If de Kiriline Lawrence’s choice of home offered her a venue for resistance, her choice of art form constituted another such mode. In Treasures of the Place: Three Centuries of Nature Writing in Canada, Wayne Grady outlines the uniqueness of nature writing, noting that the genre is much more than physical description and often crosses the boundary between fiction and non-fiction. He argues that nature writers, in their deliberate conflation of fact and fiction – often an attempt to elevate nature to the same level as civilization – were in a sense avant-garde in such a postmodern approach to viewing the world.[23] Postmodernism, characterized by the breaking down of disciplinary boundaries and a markedly self-conscious approach to studying historical canons and the methodology underlying them, has now been thoroughly entrenched in academic inquiry. It is a fascinating observation that nature writers, de Kiriline Lawrence included, in their very often isolated environments, were working in such a postmodern spirit long before the tides of Postmodernism as a movement began to sweep Western society’s collective conscious.

This approach is perhaps most apparent in de Kiriline Lawrence’s earliest and unpublished bird diaries in which she addressed her entries to the birds themselves, greatly anthropomorphizing them in the process. In these journals, any hierarchical distinction between human and animal has been completely dispelled, resulting in a disordering ambiguity: her words read as though penned to a dear friend or even to a lover. Eschewing any semblance of a scientific gaze, de Kiriline Lawrence wrote directly to the “friend at the end of [her] pen.”[24] An entry from April 22, 1941, addressed to the Common Loon reads:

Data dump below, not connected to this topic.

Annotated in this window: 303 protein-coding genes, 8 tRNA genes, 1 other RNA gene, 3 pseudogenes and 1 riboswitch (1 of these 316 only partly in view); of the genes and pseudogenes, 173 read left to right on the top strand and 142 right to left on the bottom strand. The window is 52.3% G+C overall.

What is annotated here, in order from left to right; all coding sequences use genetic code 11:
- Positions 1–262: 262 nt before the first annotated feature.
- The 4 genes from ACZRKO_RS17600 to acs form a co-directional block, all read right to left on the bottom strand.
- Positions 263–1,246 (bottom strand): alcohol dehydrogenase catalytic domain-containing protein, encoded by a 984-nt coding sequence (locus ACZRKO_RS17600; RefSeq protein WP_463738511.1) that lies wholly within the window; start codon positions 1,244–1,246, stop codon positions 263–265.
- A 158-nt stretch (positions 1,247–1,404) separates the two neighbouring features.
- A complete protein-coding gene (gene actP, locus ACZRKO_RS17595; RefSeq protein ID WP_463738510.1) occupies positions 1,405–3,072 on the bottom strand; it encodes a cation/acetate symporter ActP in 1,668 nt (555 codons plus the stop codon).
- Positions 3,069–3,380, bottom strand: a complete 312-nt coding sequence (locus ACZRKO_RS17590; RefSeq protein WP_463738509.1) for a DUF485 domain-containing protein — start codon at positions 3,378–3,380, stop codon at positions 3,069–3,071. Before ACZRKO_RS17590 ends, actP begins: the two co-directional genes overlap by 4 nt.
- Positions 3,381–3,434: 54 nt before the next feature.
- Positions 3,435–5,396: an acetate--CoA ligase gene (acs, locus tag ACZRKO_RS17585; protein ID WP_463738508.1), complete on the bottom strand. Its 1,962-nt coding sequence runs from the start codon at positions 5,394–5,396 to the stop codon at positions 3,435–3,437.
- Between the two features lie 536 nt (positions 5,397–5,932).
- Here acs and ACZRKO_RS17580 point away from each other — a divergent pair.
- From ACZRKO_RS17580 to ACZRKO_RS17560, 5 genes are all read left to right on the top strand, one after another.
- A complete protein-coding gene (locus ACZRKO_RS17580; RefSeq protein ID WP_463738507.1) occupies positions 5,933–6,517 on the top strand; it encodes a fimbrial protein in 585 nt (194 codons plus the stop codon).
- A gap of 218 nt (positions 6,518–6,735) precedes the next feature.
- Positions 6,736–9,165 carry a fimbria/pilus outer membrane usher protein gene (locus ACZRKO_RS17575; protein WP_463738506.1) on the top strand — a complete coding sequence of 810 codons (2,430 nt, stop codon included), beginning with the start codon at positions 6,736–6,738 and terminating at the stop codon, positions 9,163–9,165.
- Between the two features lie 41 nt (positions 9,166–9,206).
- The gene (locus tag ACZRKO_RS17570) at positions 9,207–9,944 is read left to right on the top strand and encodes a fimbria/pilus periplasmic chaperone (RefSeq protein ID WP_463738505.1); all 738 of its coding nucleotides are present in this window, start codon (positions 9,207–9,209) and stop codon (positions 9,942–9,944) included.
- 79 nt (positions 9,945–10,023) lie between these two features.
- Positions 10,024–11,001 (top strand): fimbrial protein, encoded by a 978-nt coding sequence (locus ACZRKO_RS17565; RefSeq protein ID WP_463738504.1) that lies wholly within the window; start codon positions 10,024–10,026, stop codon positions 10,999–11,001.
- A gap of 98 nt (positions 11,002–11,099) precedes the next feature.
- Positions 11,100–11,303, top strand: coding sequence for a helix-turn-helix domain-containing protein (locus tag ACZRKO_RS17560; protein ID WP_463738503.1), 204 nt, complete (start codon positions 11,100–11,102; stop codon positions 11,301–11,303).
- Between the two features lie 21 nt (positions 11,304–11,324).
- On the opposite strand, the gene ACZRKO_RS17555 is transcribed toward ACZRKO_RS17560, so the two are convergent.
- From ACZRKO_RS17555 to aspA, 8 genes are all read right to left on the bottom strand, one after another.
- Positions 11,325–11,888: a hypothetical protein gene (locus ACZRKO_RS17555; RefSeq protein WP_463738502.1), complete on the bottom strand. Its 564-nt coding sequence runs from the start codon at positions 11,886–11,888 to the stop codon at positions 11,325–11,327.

I have been wondering about you! The lake has been open a week, you know. But I heard you laughing this morning and I love your laughter.[25]

To a Cardinal on April 12, 1942, she writes:

I think you have gone. I haven’t heard you or seen you today. And the whole bush has lost something deliciously exotic in your absence. You must have gone to seek a mate. How can I wish you to stay?[26]

De Kiriline Lawrence’s preference for the particular reflects a similar postmodern sensibility. Her inclination towards humbler subjects is most obviously displayed in one of her last published books, Mar, a summary written in the form of a narrative of the longitudinal observations de Kiriline Lawrence made about a Yellow-bellied Sapsucker that she named Mar. It is a comprehensive and intimate study of not just a bird species but of one bird in particular and represents years of careful observation. Reflecting on her motivations for creating the work, de Kiriline Lawrence writes in the foreword: